Leading soprano Deborah Voigt chooses the suitably breath-taking lakeside Boathouse restaurant in Central Park for her imaginary last meal.
“Central Park is so close to the opera house but when I’m rehearsing I generally don’t have much of a break and I can’t get here as often as I’d like. I’ve always loved the Park. New York can sometimes seem frantic, which I do like when I’m working but here you don’t feel you’re in the middle of all the madness.
The Boathouse does a great Sunday brunch: the ambiance is perfect and Ilove the view of the lake although if it was really my last meal I don’t think I’d have an appetite. I’d want to gather my parents and stepparents, my brothers, the rest of my family. They’re scattered across America. I don’t get to see them as often as I’d like.
I did a lot of singing in church as a kid – ‘Fairest Lord Jesus’, that sort of thing – and loved musical theatre, but I only came to opera thanks to a vocal teacher in college. It was clear that I had a sizeable voice, not the breathy quality that young kids have. In the beginning my parents thought: ‘Oh, isn’t that nice, Debbie sings’. And to a certain extent they still do. They come to performances and if things are going well then it all looks relatively easy. They might not understand that the performance is nothing compared to all the preparation, the real work and dedication that it takes. They look at my schedule and see that I have a week off and say, ‘Why don’t you get on a plane?’ Well, sorry, I’m preparing five-and-a-half hours of Wagner!
I never would have dreamed in the beginning of my career that I’d end up singing the lead in The Ring cycle, and I actually put it off for a while. After I lost the weight [in 2004, Voigt was dismissed from a production at London’s Royal Opera House because of her weight. After undergoing gastric bypass surgery, she lost more than 45kg], I wanted to do a lot of the ‘pretty girl’ parts – Tosca, Salome – and not move quite so soon into the dramatic repertoire. But when the Met called and offered me the new production, I couldn’t say no. Brünnhilde is such an iconic role, and you’re bound to be compared to everybody who has come down the pipe and sung her since Birgit Nilsson, but I’m trying to put my own interpretation on it. We’re performing the four operas on a huge moving set, which we call the Machine, and we have to wear tennis shoes and sticky stuff on the sides of our dresses to keep us from falling.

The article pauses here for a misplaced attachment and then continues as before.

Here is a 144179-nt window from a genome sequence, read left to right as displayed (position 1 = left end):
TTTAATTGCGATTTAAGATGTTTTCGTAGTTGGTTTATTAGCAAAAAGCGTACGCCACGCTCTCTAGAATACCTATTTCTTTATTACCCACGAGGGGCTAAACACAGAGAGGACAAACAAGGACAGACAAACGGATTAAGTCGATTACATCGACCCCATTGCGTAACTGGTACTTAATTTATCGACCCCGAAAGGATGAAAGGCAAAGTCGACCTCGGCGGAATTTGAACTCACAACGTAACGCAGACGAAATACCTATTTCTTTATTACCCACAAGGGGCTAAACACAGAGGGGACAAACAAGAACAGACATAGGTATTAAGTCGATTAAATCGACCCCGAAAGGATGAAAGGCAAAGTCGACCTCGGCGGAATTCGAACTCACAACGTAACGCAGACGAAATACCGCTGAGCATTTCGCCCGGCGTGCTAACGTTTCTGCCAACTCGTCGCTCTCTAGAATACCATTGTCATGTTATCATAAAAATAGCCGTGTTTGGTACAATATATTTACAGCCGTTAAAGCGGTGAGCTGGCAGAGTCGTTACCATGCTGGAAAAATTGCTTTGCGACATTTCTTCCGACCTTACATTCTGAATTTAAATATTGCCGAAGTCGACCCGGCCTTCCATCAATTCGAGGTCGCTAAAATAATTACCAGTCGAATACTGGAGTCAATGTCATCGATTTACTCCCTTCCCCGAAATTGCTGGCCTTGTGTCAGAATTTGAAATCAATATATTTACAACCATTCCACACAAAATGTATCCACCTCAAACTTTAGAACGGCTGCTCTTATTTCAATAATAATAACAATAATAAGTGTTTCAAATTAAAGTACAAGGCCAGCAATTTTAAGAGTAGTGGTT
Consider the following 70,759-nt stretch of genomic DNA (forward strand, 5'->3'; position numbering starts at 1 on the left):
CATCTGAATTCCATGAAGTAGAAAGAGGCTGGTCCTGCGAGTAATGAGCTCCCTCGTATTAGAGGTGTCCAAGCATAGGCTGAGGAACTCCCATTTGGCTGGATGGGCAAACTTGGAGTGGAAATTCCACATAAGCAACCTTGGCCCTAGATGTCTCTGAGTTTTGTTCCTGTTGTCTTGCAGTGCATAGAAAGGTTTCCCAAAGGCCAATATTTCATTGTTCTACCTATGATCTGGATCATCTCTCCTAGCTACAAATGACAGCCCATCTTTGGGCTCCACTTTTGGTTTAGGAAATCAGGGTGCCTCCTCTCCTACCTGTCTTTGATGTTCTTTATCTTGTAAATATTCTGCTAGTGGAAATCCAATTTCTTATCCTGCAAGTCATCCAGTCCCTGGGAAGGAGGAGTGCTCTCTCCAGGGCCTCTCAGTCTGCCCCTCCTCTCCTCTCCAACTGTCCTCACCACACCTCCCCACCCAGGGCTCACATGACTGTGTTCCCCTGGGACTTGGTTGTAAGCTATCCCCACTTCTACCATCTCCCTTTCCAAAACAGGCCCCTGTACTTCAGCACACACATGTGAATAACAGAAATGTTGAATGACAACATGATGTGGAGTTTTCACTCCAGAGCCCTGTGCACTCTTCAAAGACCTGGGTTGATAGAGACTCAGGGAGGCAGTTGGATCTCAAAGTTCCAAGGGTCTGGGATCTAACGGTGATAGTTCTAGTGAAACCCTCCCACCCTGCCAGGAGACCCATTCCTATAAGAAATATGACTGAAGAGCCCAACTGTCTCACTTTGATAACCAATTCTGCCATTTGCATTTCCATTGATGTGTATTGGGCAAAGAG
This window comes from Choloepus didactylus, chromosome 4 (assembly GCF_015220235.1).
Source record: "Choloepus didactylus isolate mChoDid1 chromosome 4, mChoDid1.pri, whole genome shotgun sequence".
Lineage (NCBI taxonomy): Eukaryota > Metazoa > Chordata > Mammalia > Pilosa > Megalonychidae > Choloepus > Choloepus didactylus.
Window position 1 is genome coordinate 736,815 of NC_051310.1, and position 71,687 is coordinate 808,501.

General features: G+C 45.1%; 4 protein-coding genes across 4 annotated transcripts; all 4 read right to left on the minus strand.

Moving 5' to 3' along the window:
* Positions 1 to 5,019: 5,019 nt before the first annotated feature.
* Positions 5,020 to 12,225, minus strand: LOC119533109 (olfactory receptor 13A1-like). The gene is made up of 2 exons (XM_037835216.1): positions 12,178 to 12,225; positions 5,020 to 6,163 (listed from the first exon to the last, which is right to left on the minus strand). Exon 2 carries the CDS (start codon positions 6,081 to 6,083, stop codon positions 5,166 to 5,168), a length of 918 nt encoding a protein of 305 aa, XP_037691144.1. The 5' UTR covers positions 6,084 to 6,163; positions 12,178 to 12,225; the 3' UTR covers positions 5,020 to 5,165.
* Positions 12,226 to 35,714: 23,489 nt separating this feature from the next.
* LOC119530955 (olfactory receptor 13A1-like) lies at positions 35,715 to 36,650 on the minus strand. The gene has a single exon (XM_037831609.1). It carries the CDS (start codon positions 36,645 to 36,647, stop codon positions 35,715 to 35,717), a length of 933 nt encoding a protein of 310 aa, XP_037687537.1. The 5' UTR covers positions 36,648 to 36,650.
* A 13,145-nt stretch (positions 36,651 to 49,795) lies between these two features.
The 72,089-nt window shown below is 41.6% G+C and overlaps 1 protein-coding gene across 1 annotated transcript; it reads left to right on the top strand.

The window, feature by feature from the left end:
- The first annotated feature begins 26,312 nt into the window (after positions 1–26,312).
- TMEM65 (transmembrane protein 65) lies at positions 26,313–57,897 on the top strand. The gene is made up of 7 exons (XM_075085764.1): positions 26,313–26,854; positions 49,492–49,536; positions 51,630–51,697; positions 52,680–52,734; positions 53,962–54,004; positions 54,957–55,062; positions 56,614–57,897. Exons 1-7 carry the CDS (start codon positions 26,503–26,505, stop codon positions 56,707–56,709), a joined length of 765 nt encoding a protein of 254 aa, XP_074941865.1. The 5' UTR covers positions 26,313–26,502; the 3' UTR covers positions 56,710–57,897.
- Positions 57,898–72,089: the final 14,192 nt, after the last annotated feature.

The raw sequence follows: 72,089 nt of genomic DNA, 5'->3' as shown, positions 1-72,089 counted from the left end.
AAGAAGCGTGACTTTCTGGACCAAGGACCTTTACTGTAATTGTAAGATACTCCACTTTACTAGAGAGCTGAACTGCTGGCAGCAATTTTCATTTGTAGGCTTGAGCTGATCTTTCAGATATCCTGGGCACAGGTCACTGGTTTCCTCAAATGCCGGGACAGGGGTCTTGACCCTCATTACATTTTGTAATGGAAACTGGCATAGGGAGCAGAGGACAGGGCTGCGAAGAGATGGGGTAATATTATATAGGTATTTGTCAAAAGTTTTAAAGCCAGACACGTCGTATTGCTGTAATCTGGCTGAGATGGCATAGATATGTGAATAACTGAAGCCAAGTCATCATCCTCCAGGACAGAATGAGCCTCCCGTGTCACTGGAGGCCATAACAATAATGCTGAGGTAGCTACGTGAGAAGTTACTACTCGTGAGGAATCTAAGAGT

I’ve been in New York on and off for 20 years and I have a home right on the ocean near Palm Beach but I’m literally never there. I’m travelling too much. I love Barcelona – I’m a tapas girl, definitely, and it’s always a pleasure to sing at the Liceu. Vienna makes me happy, too, as well as Chicago, where I was born. But New York is home. So many of my good friends are here, and mostly I can be pretty anonymous, although not so much near the Met.
It’s nice to eat after a performance rather than before. One of my favourite spots is Bar Boulud, across Broadway from the opera house, for fabulous cheese and charcuterie. Although in ‘the city that never sleeps’ it’s harder to get a table than you’d think. It takes me 20 or 30 minutes to get out of my make-up and costume and by the time I get there it’s always packed with audience members.